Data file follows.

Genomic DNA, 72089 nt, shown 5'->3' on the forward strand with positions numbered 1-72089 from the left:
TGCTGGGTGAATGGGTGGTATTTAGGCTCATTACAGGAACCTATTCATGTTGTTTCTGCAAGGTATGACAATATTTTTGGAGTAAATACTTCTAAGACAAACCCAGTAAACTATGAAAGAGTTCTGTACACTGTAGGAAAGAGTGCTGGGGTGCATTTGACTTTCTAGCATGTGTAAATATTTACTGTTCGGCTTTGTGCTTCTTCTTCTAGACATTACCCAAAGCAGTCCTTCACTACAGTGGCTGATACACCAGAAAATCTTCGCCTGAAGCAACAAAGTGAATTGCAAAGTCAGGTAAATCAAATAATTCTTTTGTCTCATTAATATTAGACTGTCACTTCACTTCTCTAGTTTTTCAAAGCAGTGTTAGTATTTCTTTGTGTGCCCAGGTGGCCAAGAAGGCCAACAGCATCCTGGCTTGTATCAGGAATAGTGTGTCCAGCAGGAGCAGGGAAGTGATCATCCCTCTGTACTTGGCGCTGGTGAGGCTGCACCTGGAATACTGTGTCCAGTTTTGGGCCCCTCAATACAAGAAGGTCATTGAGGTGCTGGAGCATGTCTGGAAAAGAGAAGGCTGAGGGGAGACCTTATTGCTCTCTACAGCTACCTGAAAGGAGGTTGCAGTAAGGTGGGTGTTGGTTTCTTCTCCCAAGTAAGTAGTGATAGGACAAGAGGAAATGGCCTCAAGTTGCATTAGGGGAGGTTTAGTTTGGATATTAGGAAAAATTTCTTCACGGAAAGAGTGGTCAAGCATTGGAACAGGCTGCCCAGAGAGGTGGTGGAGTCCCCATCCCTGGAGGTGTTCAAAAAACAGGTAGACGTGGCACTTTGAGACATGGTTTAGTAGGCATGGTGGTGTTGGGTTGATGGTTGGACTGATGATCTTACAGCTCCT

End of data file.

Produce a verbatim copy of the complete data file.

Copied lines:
Genomic DNA, 72089 nt, shown 5'->3' on the forward strand with positions numbered 1-72089 from the left:
TGCTGGGTGAATGGGTGGTATTTAGGCTCATTACAGGAACCTATTCATGTTGTTTCTGCAAGGTATGACAATATTTTTGGAGTAAATACTTCTAAGACAAACCCAGTAAACTATGAAAGAGTTCTGTACACTGTAGGAAAGAGTGCTGGGGTGCATTTGACTTTCTAGCATGTGTAAATATTTACTGTTCGGCTTTGTGCTTCTTCTTCTAGACATTACCCAAAGCAGTCCTTCACTACAGTGGCTGATACACCAGAAAATCTTCGCCTGAAGCAACAAAGTGAATTGCAAAGTCAGGTAAATCAAATAATTCTTTTGTCTCATTAATATTAGACTGTCACTTCACTTCTCTAGTTTTTCAAAGCAGTGTTAGTATTTCTTTGTGTGCCCAGGTGGCCAAGAAGGCCAACAGCATCCTGGCTTGTATCAGGAATAGTGTGTCCAGCAGGAGCAGGGAAGTGATCATCCCTCTGTACTTGGCGCTGGTGAGGCTGCACCTGGAATACTGTGTCCAGTTTTGGGCCCCTCAATACAAGAAGGTCATTGAGGTGCTGGAGCATGTCTGGAAAAGAGAAGGCTGAGGGGAGACCTTATTGCTCTCTACAGCTACCTGAAAGGAGGTTGCAGTAAGGTGGGTGTTGGTTTCTTCTCCCAAGTAAGTAGTGATAGGACAAGAGGAAATGGCCTCAAGTTGCATTAGGGGAGGTTTAGTTTGGATATTAGGAAAAATTTCTTCACGGAAAGAGTGGTCAAGCATTGGAACAGGCTGCCCAGAGAGGTGGTGGAGTCCCCATCCCTGGAGGTGTTCAAAAAACAGGTAGACGTGGCACTTTGAGACATGGTTTAGTAGGCATGGTGGTGTTGGGTTGATGGTTGGACTGATGATCTTACAGCTCCT